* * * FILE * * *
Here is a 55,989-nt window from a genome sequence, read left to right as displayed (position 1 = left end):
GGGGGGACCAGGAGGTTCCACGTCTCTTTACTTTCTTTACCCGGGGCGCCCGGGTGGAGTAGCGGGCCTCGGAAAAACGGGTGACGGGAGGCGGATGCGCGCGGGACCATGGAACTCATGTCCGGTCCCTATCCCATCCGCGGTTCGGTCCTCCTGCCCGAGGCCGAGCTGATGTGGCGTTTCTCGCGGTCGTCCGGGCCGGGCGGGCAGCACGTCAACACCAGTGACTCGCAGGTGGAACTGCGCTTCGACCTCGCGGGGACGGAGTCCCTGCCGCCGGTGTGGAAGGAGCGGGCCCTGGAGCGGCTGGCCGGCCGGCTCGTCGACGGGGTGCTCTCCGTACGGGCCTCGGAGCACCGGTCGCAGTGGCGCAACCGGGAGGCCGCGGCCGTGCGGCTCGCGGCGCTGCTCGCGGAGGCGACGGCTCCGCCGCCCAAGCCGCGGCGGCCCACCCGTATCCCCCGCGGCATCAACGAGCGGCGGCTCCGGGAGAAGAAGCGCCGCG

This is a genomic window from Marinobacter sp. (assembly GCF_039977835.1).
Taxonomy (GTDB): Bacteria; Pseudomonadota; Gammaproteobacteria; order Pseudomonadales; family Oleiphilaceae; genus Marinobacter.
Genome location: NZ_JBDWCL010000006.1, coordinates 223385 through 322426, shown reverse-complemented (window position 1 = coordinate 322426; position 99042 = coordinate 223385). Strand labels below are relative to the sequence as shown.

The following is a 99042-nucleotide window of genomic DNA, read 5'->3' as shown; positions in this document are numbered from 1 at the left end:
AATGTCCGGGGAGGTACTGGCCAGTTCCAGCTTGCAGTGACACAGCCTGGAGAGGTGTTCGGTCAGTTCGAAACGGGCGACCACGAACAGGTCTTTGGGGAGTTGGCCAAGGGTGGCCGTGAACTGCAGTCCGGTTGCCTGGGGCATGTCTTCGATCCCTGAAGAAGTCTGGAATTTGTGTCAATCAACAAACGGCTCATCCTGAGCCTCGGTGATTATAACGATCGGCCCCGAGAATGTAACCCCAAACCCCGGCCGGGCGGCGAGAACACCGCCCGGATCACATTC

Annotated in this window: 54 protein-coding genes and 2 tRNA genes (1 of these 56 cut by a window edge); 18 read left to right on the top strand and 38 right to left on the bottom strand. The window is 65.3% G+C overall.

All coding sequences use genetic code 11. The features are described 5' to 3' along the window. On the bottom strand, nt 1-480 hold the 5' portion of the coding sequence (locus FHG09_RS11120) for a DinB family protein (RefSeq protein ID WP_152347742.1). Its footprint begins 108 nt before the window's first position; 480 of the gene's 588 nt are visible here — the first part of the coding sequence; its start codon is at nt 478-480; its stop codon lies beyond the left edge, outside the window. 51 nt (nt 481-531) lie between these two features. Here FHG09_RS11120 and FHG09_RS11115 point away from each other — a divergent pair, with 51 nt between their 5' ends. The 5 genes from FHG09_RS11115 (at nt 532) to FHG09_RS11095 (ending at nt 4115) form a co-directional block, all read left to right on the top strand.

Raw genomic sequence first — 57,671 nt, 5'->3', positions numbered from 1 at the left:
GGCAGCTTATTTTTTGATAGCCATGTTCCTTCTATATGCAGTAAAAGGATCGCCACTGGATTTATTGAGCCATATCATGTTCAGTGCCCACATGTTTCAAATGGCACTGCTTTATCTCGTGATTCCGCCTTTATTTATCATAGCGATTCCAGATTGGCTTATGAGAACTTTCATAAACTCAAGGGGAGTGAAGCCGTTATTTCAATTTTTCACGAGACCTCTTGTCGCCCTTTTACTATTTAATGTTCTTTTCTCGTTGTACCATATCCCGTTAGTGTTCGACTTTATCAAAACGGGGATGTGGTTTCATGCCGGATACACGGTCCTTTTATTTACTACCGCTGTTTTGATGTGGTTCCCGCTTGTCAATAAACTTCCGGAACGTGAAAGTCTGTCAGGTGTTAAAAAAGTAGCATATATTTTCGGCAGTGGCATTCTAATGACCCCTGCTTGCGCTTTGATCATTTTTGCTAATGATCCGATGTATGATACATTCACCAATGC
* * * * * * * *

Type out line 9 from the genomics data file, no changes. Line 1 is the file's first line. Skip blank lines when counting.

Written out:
All coding sequences use genetic code 11. The features are described 5' to 3' along the window. On the bottom strand, nt 1-480 hold the 5' portion of the coding sequence (locus FHG09_RS11120) for a DinB family protein (RefSeq protein ID WP_152347742.1). Its footprint begins 108 nt before the window's first position; 480 of the gene's 588 nt are visible here — the first part of the coding sequence; its start codon is at nt 478-480; its stop codon lies beyond the left edge, outside the window. 51 nt (nt 481-531) lie between these two features. Here FHG09_RS11120 and FHG09_RS11115 point away from each other — a divergent pair, with 51 nt between their 5' ends. The 5 genes from FHG09_RS11115 (at nt 532) to FHG09_RS11095 (ending at nt 4115) form a co-directional block, all read left to right on the top strand.